Preparing for your interview

  • Review the job description carefully, particularly any key competencies.
  • Thoroughly research Downer, focusing on the area of the business you are interviewing for.  Visit our Urban Services page to learn more about Downer.
  • Ensure you have all the details prior to the interview including location, interview panel, what to bring, what parking is available and any location access information.
  • Plan what you are going to wear.
  • Plan your journey to the interview, considering travel time, travel conditions, public transport schedules and parking.
  • Prepare for the questions you will be asked .
  • Prepare for the questions you will ask the interviewer.



Interviews at Downer include a mix of traditional interviewing techniques and behavioural interviewing techniques. 

The below information will assist you in understanding both interview techniques and provide you with sample questions to assist with your preparation.

Traditional interviews

Traditional interview questions tend to focus on your beliefs, professional or management style and how you interact. The interviewer will ask broad, open-ended questions.

Examples of traditional interview questions might include:
  • What motivated you to apply for this role? 
  • What do you know about the company? 
  • What is your understanding of this position? 
  • Can you tell me a little about yourself and your work history?
  • In what areas do you consider yourself proficient (strengths) And in what areas do you feel you need some development (weaknesses)?
  • What are your short and long-term career objectives?

Behavioural interviews

Behavioural interviewing is based on the assumption that past behaviour is the best predictor of future behaviour and performance. This style of interviewing is also known as competency-based or situational interviewing. 

We recommend you use the STAR (situation, task, action and results) technique when answering behavioural interview questions:

  • Situation – Set the scene, provide context and background such as where and when it happened.
  • Task – Describe the challenge and expectations included what needed to be done and why.
  • Action – Elaborate your specific action, including what you did, how you did it and the tools you used.
  • Results – Explain the result and the impact of your actions.
Examples of behavioural questions might include:
  • Please tell us about a time when you have had to build internal or external networks to assist you with performing your role effectively? 
  • Give an example of a time when you were able to build rapport with someone at work even when the situation was difficult?
  • Recall a time when you made what you consider a mistake or a bad decision on the job. How did you handle the situation? 
  • Tell me of a time you were under a lot of pressure. How did you cope? 
  • Tell us about a time when you have used your initiative to improve work output or efficiency in the workplace or in your job.
  • Have you suggested any new ideas to your manager, supervisor or team leader recently?  Give an example. What happened to the idea? 
  • Give an example of a recent directive from senior management.  How did you translate it into section or department goals?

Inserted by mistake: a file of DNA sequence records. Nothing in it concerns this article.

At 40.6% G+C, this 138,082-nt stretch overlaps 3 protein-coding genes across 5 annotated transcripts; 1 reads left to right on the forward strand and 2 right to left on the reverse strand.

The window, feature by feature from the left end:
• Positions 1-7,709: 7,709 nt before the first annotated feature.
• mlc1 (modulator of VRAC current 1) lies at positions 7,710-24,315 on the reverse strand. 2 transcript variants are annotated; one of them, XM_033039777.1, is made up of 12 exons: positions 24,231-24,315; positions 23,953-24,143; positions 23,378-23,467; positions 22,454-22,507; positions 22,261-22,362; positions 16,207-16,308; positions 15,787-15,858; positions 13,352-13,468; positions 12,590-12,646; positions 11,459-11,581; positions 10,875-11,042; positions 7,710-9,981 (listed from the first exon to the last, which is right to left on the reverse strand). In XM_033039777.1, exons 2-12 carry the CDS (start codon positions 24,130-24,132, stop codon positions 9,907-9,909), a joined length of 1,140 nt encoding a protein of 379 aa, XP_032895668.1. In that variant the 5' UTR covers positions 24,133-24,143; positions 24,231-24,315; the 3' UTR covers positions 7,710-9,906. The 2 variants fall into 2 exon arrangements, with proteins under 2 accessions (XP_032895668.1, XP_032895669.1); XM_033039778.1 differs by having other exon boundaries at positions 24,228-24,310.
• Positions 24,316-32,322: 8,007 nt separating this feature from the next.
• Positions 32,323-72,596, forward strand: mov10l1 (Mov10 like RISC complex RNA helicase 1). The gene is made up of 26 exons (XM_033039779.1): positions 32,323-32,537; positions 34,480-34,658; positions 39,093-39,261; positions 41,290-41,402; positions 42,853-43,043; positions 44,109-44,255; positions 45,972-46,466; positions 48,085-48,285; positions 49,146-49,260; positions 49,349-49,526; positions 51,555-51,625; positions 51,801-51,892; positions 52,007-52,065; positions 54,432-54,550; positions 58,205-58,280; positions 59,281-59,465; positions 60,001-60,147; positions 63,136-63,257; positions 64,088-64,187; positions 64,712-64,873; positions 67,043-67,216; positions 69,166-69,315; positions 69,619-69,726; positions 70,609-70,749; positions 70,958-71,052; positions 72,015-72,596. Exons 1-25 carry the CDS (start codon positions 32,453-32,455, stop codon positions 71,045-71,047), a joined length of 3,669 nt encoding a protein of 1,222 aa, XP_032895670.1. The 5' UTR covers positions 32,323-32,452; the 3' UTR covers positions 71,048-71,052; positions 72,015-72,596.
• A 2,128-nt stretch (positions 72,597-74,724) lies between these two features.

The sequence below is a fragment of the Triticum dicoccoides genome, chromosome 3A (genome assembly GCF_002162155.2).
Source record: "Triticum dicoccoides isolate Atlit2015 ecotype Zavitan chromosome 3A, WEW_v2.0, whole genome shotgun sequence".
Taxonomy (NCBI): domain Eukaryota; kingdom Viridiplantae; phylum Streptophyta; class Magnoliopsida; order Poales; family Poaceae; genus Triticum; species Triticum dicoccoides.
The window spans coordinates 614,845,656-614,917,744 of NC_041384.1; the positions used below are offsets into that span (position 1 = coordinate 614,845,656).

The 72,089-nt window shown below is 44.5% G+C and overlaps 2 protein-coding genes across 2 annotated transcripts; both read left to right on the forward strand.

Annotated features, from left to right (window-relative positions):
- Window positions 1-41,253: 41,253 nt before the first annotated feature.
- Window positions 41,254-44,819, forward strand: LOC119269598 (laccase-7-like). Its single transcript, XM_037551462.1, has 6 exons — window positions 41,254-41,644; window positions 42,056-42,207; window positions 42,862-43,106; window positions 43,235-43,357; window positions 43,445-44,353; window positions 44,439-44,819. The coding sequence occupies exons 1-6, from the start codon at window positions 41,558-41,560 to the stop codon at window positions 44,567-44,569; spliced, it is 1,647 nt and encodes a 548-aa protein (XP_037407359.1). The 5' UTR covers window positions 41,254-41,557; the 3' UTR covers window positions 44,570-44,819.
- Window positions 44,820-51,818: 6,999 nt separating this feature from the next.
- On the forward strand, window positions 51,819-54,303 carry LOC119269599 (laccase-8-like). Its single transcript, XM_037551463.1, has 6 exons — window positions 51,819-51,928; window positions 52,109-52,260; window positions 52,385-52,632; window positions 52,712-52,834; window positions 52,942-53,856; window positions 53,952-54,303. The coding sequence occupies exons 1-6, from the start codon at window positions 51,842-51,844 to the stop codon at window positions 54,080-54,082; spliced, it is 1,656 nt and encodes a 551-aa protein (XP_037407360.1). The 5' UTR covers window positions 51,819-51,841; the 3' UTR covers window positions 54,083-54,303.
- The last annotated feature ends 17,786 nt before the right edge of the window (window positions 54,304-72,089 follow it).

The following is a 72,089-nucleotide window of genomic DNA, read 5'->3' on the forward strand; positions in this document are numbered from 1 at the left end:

• We often meet with resistance when trying to implement change. Describe a time when you have had to implement change. What approach did you follow? What difficulties resulted, if any, and what was the result? 

Preparing for different interview types

  • Review your resume to refresh your memory about your professional history, and be prepared to address any gaps in your work history.
  • Prepare yourself with a few examples that could be adapted in response to a range of behavioural questions.
  • Try to align your examples with the competencies of the role and the company that you have identified through your research.
  • Consider how you can incorporate Downer’s Pillars in your responses (Safety, Delivery, Relationships and Thought Leadership). 
  • Aim for half of your examples to be very positive, such as accomplishments or achieving goals. 
  • The other half of your examples should be situations that started out negatively but either ended positively or demonstrate how you made the best of the outcomes.


Remember, an interview goes both ways. This is your opportunity to determine if the role, the team and the business is right for you.

If you come prepared with a few good questions for the manager, you will quickly learn if the job is the right match for you. 

Example questions for the hiring manager:
  • Is this a new role? How has it evolved?
  • What does a typical day in this role look like?
  • What will be my biggest challenge in this role?
  • What does success look like in this role and how will my success be measured?
  • Is there scope for career progression in this role? What training and professional development programs or opportunities do you offer?
  • What do you enjoy the most about working for Downer?
  • What are the next steps in the recruitment process? 


Post interview follow up is a critical step in rounding out the interview process and making a lasting impression. After your interview, we recommend the following steps to set you up for success.

  • Contact the recruiter by phone or email.
  • Reiterate your interest in the role and in Downer.
  • Politely ask if the recruiter can relay thanks to the interviewer/s and reiterate your enthusiasm for joining their team.
  • Ask the recruiter if they have received any feedback .
  • Reconfirm next steps, including when you can expect feedback, and the next steps in the recruitment process.
  • Thank the recruiter for their time.